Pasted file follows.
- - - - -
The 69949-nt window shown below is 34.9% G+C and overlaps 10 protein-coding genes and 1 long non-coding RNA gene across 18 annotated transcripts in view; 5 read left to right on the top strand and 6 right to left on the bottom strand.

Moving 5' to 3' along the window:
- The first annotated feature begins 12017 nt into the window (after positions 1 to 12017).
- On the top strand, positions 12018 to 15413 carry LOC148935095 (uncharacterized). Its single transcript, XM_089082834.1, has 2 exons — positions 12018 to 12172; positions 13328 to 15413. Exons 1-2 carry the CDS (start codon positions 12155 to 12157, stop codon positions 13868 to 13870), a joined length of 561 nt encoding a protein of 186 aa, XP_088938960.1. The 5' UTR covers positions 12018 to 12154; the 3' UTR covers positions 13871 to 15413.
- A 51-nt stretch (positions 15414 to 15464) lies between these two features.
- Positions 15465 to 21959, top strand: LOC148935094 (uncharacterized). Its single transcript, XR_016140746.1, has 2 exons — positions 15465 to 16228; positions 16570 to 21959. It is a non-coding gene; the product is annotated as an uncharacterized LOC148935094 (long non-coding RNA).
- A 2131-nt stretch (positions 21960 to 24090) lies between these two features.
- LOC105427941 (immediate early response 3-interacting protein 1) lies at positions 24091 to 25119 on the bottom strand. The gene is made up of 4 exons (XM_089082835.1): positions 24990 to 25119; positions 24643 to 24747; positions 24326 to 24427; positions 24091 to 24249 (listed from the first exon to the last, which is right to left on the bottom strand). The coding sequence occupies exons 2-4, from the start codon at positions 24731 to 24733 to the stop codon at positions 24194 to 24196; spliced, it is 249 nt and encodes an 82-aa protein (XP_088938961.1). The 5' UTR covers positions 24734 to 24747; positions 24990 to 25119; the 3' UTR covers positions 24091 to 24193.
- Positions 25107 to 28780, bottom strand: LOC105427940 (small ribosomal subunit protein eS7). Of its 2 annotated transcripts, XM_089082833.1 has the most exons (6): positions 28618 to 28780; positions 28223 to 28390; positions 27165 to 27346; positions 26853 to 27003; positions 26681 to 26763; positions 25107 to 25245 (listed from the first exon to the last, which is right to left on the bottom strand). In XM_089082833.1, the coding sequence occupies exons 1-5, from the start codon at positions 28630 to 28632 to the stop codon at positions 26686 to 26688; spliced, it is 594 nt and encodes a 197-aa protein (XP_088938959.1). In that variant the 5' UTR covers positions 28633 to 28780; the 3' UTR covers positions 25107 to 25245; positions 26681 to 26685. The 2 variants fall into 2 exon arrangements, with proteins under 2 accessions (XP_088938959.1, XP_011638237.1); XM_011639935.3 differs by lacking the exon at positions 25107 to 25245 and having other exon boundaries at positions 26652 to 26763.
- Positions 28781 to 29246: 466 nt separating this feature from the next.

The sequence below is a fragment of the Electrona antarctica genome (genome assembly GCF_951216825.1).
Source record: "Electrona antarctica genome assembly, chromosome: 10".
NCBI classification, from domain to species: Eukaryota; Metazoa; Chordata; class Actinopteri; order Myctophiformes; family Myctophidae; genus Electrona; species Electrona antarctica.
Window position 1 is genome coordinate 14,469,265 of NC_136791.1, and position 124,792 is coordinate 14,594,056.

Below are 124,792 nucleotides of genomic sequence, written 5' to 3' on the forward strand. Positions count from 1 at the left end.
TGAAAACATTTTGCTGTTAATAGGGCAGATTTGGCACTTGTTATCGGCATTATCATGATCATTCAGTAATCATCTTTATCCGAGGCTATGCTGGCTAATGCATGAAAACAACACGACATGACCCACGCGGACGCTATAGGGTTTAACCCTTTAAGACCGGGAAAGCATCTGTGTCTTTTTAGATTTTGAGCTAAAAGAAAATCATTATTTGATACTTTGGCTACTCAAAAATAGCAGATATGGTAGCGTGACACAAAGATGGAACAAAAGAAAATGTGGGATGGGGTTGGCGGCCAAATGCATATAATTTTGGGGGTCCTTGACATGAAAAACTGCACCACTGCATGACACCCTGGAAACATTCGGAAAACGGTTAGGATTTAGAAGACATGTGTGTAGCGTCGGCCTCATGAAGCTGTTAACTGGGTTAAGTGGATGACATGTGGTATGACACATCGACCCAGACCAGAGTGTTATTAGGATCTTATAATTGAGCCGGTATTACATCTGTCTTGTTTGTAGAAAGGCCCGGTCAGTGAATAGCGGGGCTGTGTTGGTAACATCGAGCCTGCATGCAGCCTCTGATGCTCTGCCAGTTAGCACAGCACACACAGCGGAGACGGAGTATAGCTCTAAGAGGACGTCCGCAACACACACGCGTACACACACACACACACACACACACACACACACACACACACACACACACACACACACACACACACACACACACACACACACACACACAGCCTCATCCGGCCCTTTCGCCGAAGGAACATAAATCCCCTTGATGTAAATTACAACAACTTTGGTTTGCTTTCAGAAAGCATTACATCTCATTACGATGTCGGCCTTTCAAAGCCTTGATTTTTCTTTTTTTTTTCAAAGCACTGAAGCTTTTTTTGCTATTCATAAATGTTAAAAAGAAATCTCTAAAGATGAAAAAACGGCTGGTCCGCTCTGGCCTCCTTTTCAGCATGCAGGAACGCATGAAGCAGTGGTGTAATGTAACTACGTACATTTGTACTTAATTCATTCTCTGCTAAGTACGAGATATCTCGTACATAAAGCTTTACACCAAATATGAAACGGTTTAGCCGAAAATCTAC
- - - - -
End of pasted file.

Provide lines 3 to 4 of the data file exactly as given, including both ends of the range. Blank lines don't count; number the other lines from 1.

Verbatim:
- The first annotated feature begins 12017 nt into the window (after positions 1 to 12017).
- On the top strand, positions 12018 to 15413 carry LOC148935095 (uncharacterized). Its single transcript, XM_089082834.1, has 2 exons — positions 12018 to 12172; positions 13328 to 15413. Exons 1-2 carry the CDS (start codon positions 12155 to 12157, stop codon positions 13868 to 13870), a joined length of 561 nt encoding a protein of 186 aa, XP_088938960.1. The 5' UTR covers positions 12018 to 12154; the 3' UTR covers positions 13871 to 15413.